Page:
Engineering Perfection: Marklin E 18 in ‘Z’!

I recently purchased a rare variant of the E 18 electric locomotive in Z by Marklin, it arrived as a used working model, but with a fair amount of dirt and hairs strangling the axles. Cleaning it up included taking it apart and removing the dirt and grime under the hood, but it also included removing excess oil that even found its way under the circuit board. No HOS (hardened oil syndrome) to deal with, but over oiling has its issues including attracting dust and damaging the motor, in this case not much damage occurred to the locomotive.

This post is not so much inspired by the normal reporting of mini-club locomotive maintenance instead it is one that was inspired by the brilliant engineering and design of the E 18 for mini-club.

Marklin does not apply the same rules and principles when designing a mini-club loco: same motor and chassis different shell, no Marklin designs each locomotive class from the ground up thereby insuring the prototype is accurate in 1:220 scale and operates as flawlessly as we have all come to expect from mini-club operation!

Marklin 88082: rarest E 18 variant from 2004

The E 18 is an example of one such mini-club locomotive design that incorporates unique engineering and casting that is also meant to be taken apart and repaired when the need arises.

Taken apart this locomotive has a lot of parts that work flawlessly in the assembled locomotive including two gears that sit on posts within the frame and two large gears allowed to float on their axles.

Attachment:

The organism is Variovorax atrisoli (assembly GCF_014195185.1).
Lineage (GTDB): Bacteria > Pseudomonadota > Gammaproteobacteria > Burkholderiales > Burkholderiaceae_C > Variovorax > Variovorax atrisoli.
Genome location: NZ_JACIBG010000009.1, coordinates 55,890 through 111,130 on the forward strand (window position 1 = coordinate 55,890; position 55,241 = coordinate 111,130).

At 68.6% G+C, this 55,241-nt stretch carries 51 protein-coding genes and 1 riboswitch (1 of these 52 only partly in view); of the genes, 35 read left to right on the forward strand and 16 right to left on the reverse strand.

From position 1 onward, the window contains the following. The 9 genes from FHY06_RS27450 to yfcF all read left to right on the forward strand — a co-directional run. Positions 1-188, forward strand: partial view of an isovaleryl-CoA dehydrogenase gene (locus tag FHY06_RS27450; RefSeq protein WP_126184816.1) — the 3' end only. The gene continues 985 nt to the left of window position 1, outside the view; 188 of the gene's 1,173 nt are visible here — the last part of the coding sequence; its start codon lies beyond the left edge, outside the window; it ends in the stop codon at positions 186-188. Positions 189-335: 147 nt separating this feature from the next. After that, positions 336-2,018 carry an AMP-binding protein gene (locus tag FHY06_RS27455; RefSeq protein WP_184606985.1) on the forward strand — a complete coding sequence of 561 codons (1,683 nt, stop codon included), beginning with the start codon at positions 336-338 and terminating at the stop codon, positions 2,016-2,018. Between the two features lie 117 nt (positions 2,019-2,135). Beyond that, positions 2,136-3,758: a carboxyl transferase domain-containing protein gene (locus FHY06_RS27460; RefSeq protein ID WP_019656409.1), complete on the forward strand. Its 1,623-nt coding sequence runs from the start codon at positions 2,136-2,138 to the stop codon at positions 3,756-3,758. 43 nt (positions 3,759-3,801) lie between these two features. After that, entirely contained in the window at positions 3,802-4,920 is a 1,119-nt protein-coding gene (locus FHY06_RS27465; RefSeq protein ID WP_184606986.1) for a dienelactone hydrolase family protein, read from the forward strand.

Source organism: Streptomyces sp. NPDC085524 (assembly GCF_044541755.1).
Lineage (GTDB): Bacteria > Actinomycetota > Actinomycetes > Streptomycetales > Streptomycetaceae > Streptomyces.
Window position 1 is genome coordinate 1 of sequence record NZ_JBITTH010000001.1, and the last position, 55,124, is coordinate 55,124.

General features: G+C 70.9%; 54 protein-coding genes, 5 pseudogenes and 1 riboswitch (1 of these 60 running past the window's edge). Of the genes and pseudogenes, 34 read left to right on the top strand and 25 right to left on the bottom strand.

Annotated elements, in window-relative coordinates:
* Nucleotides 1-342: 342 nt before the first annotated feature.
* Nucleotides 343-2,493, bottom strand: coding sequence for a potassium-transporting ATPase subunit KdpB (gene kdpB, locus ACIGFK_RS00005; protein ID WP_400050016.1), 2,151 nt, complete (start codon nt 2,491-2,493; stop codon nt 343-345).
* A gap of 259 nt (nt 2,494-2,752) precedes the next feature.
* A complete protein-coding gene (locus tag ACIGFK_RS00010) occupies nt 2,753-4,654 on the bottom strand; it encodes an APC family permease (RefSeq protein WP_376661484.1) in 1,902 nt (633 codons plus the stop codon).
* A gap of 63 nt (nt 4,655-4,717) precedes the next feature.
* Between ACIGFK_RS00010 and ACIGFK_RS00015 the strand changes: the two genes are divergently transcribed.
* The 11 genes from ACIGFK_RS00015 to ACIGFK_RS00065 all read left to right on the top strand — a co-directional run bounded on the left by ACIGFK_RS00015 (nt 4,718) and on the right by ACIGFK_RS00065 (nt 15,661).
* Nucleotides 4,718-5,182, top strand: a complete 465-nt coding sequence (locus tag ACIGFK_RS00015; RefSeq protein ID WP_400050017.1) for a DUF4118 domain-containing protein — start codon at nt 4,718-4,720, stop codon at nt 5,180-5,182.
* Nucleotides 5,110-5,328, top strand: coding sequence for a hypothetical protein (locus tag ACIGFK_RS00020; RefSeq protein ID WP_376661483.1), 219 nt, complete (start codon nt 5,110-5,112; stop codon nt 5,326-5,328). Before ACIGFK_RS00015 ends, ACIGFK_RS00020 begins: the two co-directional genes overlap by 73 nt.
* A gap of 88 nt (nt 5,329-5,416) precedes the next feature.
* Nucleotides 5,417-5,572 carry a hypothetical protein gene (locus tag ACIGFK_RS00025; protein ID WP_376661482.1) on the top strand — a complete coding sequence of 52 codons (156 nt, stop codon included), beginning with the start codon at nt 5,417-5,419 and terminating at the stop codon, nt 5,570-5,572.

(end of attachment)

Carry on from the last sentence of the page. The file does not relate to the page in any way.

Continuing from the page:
above photo: right- small metal gear sits on post within frame as well as a second one not pictured, 2 additional gears one synthetic with two sets of gearing sit posts that are inserted through frame body

above photo: left- drive wheels that float on their axles pictured left are assembled in slots on the motor end of frame, two drive wheels right use thinner gears that are permanently fixed in the center of axles which are thicker than floating axles.

The design concept is simple: gather electricity from the wheels by way of a circuit board, the turning worm gear (transmission) on the motor engages with gearing that engages all the way down to the wheels thereby making all wheels drive wheels except for the pilot wheels.

Note: plastic mini-club loco shells are removed without damage with super thin synthetic guitar picks, do not use metal screwdrivers famously illustrated in the Marklin instruction manuals boxed with the locomotives.

With the shell off the cast wheel details are carefully pulled off, they are simply held onto the frame with posts!

Circuit board is not held under clips as with other locomotives, and one screw is all that is required to hold it in place.

The motor is screwed to the frame with 2 brackets each installed with two screws. Note: if you are at this point in restoration it is advisable to remove the motor and clean the frame under it. It is also a good idea to test the motor out of the frame, inspecting the brushes is also a good idea at this point.

After cleaning all the gears replace in the frame with the two gears on posts first followed by the large gears (2 gears that are designed to float on their axles are installed on the motor side of the frame, thickness of these axles also match the machining on the frame).

Note: use care to prevent bending of the copper leads on sides of frame.

Final steps: clipping on the wheel detail sections and then shell: Voila!!!!!

Variants of the German E 18 in mini-club:

Marklin class E 18 for DB (88080) Era III:

Marklin class 118 for DB (88081) Era IV:

Marklin class 1018 for OBB (88082) Era IV:

Marklin class E 18 42 for OBB (81441: trainset with coaches) Era III:

Siding: no other Z scale loco is designed to be taken fully apart and easily assembled as mini-club: diesel and electrics are easier than steam and non articulated are easier than articulated.

Siding: all class E 18’s are sold out at the factory, but Walthers still has the 81441 trainset available with beautiful green livery and 4 skirted coaches.